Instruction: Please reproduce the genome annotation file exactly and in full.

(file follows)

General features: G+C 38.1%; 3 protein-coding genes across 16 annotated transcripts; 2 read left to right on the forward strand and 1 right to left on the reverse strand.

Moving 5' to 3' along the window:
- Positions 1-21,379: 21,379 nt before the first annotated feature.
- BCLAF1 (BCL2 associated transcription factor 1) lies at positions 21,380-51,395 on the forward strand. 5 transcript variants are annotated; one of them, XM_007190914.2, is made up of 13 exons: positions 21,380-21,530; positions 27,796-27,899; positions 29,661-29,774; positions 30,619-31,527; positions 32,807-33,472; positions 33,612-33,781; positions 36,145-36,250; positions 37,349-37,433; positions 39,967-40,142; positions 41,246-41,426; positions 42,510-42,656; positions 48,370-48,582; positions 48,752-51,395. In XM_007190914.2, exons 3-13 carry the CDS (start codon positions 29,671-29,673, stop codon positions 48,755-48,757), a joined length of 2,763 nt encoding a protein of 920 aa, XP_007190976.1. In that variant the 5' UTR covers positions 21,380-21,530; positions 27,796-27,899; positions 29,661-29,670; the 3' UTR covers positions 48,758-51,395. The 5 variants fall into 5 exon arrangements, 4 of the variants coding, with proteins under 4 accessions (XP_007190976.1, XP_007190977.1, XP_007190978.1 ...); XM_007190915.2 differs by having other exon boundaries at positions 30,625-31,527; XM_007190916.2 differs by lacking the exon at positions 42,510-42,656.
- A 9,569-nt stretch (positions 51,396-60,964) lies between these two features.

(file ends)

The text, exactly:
General features: G+C 38.1%; 3 protein-coding genes across 16 annotated transcripts; 2 read left to right on the forward strand and 1 right to left on the reverse strand.

Moving 5' to 3' along the window:
- Positions 1-21,379: 21,379 nt before the first annotated feature.
- BCLAF1 (BCL2 associated transcription factor 1) lies at positions 21,380-51,395 on the forward strand. 5 transcript variants are annotated; one of them, XM_007190914.2, is made up of 13 exons: positions 21,380-21,530; positions 27,796-27,899; positions 29,661-29,774; positions 30,619-31,527; positions 32,807-33,472; positions 33,612-33,781; positions 36,145-36,250; positions 37,349-37,433; positions 39,967-40,142; positions 41,246-41,426; positions 42,510-42,656; positions 48,370-48,582; positions 48,752-51,395. In XM_007190914.2, exons 3-13 carry the CDS (start codon positions 29,671-29,673, stop codon positions 48,755-48,757), a joined length of 2,763 nt encoding a protein of 920 aa, XP_007190976.1. In that variant the 5' UTR covers positions 21,380-21,530; positions 27,796-27,899; positions 29,661-29,670; the 3' UTR covers positions 48,758-51,395. The 5 variants fall into 5 exon arrangements, 4 of the variants coding, with proteins under 4 accessions (XP_007190976.1, XP_007190977.1, XP_007190978.1 ...); XM_007190915.2 differs by having other exon boundaries at positions 30,625-31,527; XM_007190916.2 differs by lacking the exon at positions 42,510-42,656.
- A 9,569-nt stretch (positions 51,396-60,964) lies between these two features.